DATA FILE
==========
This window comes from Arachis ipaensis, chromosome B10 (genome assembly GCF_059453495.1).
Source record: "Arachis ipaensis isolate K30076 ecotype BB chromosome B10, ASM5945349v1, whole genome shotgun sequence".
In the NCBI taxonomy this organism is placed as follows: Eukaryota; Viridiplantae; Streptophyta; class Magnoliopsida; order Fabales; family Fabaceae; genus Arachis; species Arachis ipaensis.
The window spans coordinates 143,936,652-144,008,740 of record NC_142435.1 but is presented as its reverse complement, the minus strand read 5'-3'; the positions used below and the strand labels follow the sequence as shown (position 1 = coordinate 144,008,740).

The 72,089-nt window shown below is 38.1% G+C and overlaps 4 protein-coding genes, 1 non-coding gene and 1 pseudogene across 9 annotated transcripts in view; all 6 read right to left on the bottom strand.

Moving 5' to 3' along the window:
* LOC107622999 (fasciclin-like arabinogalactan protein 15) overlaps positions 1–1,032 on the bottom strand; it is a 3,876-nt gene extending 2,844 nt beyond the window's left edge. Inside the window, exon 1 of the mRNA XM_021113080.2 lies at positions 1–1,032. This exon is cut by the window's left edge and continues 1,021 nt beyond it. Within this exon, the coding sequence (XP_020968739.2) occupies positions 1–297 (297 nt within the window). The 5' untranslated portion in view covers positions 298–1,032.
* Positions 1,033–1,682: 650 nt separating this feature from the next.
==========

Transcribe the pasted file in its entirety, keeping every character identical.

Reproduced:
This window comes from Arachis ipaensis, chromosome B10 (genome assembly GCF_059453495.1).
Source record: "Arachis ipaensis isolate K30076 ecotype BB chromosome B10, ASM5945349v1, whole genome shotgun sequence".
In the NCBI taxonomy this organism is placed as follows: Eukaryota; Viridiplantae; Streptophyta; class Magnoliopsida; order Fabales; family Fabaceae; genus Arachis; species Arachis ipaensis.
The window spans coordinates 143,936,652-144,008,740 of record NC_142435.1 but is presented as its reverse complement, the minus strand read 5'-3'; the positions used below and the strand labels follow the sequence as shown (position 1 = coordinate 144,008,740).

The 72,089-nt window shown below is 38.1% G+C and overlaps 4 protein-coding genes, 1 non-coding gene and 1 pseudogene across 9 annotated transcripts in view; all 6 read right to left on the bottom strand.

Moving 5' to 3' along the window:
* LOC107622999 (fasciclin-like arabinogalactan protein 15) overlaps positions 1–1,032 on the bottom strand; it is a 3,876-nt gene extending 2,844 nt beyond the window's left edge. Inside the window, exon 1 of the mRNA XM_021113080.2 lies at positions 1–1,032. This exon is cut by the window's left edge and continues 1,021 nt beyond it. Within this exon, the coding sequence (XP_020968739.2) occupies positions 1–297 (297 nt within the window). The 5' untranslated portion in view covers positions 298–1,032.
* Positions 1,033–1,682: 650 nt separating this feature from the next.